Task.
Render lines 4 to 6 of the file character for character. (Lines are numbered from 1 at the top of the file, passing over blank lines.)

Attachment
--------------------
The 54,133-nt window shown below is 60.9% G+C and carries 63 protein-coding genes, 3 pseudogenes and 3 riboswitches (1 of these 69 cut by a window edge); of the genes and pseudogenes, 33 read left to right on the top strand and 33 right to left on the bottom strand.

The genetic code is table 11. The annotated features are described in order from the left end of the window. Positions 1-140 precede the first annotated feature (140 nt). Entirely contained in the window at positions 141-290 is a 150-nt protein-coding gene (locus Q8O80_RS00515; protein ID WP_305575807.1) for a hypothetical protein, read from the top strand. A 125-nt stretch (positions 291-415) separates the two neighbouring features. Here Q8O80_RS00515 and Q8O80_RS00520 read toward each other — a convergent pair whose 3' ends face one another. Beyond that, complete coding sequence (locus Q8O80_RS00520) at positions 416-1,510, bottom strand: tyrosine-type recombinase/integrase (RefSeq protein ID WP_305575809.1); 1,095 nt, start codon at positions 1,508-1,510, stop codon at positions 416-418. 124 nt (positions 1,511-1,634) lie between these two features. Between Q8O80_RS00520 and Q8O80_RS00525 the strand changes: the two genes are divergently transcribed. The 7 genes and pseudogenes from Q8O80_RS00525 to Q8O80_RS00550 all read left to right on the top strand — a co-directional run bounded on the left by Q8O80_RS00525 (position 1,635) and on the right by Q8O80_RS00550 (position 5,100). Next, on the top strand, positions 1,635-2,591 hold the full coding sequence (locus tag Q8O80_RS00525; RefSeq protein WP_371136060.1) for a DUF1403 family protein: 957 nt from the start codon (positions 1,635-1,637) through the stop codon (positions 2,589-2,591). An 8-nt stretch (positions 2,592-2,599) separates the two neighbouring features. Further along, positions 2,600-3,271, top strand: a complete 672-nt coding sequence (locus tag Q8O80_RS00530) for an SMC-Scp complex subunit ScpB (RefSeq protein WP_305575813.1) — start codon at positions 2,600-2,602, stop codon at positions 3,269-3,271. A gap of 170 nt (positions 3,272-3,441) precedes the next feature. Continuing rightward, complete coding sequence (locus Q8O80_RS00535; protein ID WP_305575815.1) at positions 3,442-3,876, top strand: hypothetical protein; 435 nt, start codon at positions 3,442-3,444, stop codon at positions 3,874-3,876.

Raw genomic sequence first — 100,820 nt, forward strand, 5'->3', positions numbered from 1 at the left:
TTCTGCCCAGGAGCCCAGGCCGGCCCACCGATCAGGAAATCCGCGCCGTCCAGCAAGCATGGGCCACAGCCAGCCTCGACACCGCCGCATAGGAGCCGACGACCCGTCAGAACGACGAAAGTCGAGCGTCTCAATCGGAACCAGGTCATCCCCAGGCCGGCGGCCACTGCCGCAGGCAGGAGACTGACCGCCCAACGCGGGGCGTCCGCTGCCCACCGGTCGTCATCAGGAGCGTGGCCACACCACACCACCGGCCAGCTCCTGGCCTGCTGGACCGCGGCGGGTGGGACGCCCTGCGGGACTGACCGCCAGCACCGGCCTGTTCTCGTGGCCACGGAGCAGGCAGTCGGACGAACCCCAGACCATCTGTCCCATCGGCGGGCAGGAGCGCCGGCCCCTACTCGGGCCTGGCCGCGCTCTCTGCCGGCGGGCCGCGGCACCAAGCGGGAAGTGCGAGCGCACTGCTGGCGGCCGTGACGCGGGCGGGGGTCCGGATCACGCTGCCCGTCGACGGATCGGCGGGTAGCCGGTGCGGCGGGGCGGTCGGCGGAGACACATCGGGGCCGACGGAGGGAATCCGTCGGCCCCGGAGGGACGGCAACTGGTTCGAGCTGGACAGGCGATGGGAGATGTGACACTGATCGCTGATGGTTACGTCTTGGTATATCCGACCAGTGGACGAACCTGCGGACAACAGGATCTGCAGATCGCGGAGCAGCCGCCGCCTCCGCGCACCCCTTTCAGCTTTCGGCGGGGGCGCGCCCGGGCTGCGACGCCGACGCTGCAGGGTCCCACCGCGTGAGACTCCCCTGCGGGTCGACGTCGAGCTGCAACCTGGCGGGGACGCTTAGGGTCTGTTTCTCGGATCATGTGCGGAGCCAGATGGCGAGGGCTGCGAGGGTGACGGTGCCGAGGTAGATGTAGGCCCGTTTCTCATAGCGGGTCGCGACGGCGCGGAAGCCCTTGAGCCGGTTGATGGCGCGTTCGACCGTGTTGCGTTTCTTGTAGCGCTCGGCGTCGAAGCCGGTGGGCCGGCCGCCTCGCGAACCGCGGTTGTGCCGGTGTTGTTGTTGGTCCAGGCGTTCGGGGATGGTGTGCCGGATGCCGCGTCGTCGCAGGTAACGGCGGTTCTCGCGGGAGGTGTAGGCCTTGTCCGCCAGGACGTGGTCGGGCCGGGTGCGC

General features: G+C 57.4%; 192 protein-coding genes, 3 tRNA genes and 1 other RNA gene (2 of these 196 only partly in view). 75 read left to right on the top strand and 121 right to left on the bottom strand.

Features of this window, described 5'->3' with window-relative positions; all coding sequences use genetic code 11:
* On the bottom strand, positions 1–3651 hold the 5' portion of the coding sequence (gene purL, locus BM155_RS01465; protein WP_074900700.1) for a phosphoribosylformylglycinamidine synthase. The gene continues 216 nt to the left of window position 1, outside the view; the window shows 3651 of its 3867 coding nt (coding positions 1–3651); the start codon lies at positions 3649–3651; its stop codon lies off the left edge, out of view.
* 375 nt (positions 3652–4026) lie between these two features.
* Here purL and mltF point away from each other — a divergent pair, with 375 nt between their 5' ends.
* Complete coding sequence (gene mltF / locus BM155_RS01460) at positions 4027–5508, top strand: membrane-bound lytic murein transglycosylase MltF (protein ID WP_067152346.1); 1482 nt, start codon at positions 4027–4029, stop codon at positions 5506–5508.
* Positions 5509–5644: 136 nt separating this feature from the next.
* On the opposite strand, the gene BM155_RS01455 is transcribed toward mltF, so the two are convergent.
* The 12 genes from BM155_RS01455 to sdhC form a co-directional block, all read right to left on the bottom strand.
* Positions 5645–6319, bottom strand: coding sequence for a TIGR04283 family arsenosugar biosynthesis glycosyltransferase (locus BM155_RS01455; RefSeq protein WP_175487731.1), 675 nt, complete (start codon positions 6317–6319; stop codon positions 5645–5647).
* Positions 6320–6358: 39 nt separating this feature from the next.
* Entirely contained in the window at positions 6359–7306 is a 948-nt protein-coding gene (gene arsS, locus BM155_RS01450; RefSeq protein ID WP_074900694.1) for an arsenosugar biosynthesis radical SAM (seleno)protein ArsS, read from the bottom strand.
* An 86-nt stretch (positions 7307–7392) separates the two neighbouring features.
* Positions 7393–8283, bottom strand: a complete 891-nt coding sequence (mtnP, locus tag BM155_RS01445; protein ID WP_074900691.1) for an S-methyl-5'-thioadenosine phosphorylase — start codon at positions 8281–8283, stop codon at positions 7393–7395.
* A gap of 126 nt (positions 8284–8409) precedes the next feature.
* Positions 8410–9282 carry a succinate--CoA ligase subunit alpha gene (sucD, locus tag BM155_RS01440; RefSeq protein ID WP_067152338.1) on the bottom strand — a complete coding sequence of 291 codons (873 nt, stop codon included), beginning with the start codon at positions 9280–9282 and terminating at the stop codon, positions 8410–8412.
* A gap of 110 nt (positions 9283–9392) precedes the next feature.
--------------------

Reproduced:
TTCTGCCCAGGAGCCCAGGCCGGCCCACCGATCAGGAAATCCGCGCCGTCCAGCAAGCATGGGCCACAGCCAGCCTCGACACCGCCGCATAGGAGCCGACGACCCGTCAGAACGACGAAAGTCGAGCGTCTCAATCGGAACCAGGTCATCCCCAGGCCGGCGGCCACTGCCGCAGGCAGGAGACTGACCGCCCAACGCGGGGCGTCCGCTGCCCACCGGTCGTCATCAGGAGCGTGGCCACACCACACCACCGGCCAGCTCCTGGCCTGCTGGACCGCGGCGGGTGGGACGCCCTGCGGGACTGACCGCCAGCACCGGCCTGTTCTCGTGGCCACGGAGCAGGCAGTCGGACGAACCCCAGACCATCTGTCCCATCGGCGGGCAGGAGCGCCGGCCCCTACTCGGGCCTGGCCGCGCTCTCTGCCGGCGGGCCGCGGCACCAAGCGGGAAGTGCGAGCGCACTGCTGGCGGCCGTGACGCGGGCGGGGGTCCGGATCACGCTGCCCGTCGACGGATCGGCGGGTAGCCGGTGCGGCGGGGCGGTCGGCGGAGACACATCGGGGCCGACGGAGGGAATCCGTCGGCCCCGGAGGGACGGCAACTGGTTCGAGCTGGACAGGCGATGGGAGATGTGACACTGATCGCTGATGGTTACGTCTTGGTATATCCGACCAGTGGACGAACCTGCGGACAACAGGATCTGCAGATCGCGGAGCAGCCGCCGCCTCCGCGCACCCCTTTCAGCTTTCGGCGGGGGCGCGCCCGGGCTGCGACGCCGACGCTGCAGGGTCCCACCGCGTGAGACTCCCCTGCGGGTCGACGTCGAGCTGCAACCTGGCGGGGACGCTTAGGGTCTGTTTCTCGGATCATGTGCGGAGCCAGATGGCGAGGGCTGCGAGGGTGACGGTGCCGAGGTAGATGTAGGCCCGTTTCTCATAGCGGGTCGCGACGGCGCGGAAGCCCTTGAGCCGGTTGATGGCGCGTTCGACCGTGTTGCGTTTCTTGTAGCGCTCGGCGTCGAAGCCGGTGGGCCGGCCGCCTCGCGAACCGCGGTTGTGCCGGTGTTGTTGTTGGTCCAGGCGTTCGGGGATGGTGTGCCGGATGCCGCGTCGTCGCAGGTAACGGCGGTTCTCGCGGGAGGTGTAGGCCTTGTCCGCCAGGACGTGGTCGGGCCGGGTGCGC

General features: G+C 57.4%; 192 protein-coding genes, 3 tRNA genes and 1 other RNA gene (2 of these 196 only partly in view). 75 read left to right on the top strand and 121 right to left on the bottom strand.

Features of this window, described 5'->3' with window-relative positions; all coding sequences use genetic code 11: